MACPI toolkit methodology aims at arriving at a single quantitative index for each area of anti-corruption enforcement. The index will make it possible to link data on corruption victimization with the assessments of anti-corruption enforcement. This will allow for assessing the dynamic interrelation between trends in corruption victimization (by sectors) and trends in corruption enforcement gaps (by sectors). Based on that policy conclusions regarding the relevance and relative effectiveness of anti-corruption measures and anti-corruption enforcement will be made possible.
The toolkit methodology is premised on the understanding of three interrelated issues:

  1. The anti-corruption enforcement progress is measurable;
  2. This progress should be linked to corruption victimisation metrics to capture policy and enforcement efficiency;
  3. Monitoring needs to be done in a public-private cooperation;

Although there are several methods for measuring corruption and evaluating the delivery of anti-corruption policies in Europe, these have not been used in conjunction. Monitoring (e.g. GRECO, CVM), as a review of policies and institutional capacity, evaluates anti-corruption input. The output - in other words the impact on corruption - can only be assessed through enforcement measurement methods. Corruption measurement is needed in order to put the results of policy reviews in perspective, to track its dynamics and identify vulnerable sectors and weak spots of enforcement. It is only by joining these tools that a credible capacity can be developed at the European level to assess the situation in the Union “in a coherent cross-cutting manner” (COM (2011) 308 final).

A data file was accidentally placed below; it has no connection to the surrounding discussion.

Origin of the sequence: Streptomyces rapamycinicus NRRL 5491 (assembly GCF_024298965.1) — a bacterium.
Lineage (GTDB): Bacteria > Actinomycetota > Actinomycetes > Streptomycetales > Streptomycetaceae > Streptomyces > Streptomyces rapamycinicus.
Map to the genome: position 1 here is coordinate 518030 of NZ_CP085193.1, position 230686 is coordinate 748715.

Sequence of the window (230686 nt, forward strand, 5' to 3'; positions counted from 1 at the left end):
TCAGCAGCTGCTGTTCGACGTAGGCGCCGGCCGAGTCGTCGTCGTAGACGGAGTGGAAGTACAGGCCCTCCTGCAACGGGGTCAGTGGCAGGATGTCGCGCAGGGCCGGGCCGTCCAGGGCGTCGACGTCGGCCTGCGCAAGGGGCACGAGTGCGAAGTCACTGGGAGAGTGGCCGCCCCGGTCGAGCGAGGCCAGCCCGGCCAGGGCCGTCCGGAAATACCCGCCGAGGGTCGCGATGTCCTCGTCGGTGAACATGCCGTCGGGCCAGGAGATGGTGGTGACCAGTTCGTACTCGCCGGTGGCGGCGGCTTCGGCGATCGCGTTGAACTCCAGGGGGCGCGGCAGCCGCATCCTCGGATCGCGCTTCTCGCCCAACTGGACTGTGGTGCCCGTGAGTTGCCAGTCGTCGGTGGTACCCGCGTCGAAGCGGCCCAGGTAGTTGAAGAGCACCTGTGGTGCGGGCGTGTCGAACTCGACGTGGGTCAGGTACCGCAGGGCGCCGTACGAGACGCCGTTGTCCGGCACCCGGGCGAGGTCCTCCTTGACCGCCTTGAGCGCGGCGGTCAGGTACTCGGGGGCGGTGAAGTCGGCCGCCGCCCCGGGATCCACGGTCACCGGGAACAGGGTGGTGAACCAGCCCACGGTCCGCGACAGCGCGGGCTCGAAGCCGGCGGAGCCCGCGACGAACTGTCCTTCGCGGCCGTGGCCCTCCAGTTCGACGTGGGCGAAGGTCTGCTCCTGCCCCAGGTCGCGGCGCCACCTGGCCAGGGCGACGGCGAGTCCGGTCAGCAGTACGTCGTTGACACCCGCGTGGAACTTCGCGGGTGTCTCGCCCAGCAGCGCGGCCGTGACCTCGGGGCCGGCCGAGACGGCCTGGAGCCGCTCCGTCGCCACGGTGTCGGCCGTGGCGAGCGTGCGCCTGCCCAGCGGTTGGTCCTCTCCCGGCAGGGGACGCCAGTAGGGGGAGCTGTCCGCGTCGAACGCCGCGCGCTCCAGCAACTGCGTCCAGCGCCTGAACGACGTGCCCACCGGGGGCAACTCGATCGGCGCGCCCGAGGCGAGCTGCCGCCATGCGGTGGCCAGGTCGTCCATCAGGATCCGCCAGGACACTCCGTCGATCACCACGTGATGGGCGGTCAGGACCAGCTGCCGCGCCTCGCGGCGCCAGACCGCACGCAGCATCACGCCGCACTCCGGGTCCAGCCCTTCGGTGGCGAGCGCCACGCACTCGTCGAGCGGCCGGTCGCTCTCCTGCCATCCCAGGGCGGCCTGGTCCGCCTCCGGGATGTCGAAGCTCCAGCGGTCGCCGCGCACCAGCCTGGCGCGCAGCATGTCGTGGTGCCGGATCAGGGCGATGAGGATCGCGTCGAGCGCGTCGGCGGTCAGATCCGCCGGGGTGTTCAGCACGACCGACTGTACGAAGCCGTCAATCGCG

Assessing anti-corruption enforcement progress cannot be, as often implied, a technical exercise. Instead, the process through which it is carried out is an integral part of the legitimacy of its findings. Governments are prone to underestimate the level of corruption or overestimate the effectiveness of anti-corruption policies enforcement.

The methodology is based on two premises: analytically, it will combine mapping of extant monitoring tools in Europe with the design of an integrated approach to monitoring of (anti)corruption; procedurally, it will promote the use of public-private partnerships in monitoring. Initial mapping identified the state of the art in corruption measurement. It was complemented by a review of assessment methods for anti-corruption policies. The review was followed and complemented by analytical work which resulted in a draft MACPI Toolkit for both policy assessment and corruption measurement. The draft was consulted with policy makers, law-enforcement agencies and researchers at workshops, through correspondence and by means of in-depth interviews. Finally the model was adjusted as a result of the consultations and was piloted in Bulgaria and Italy.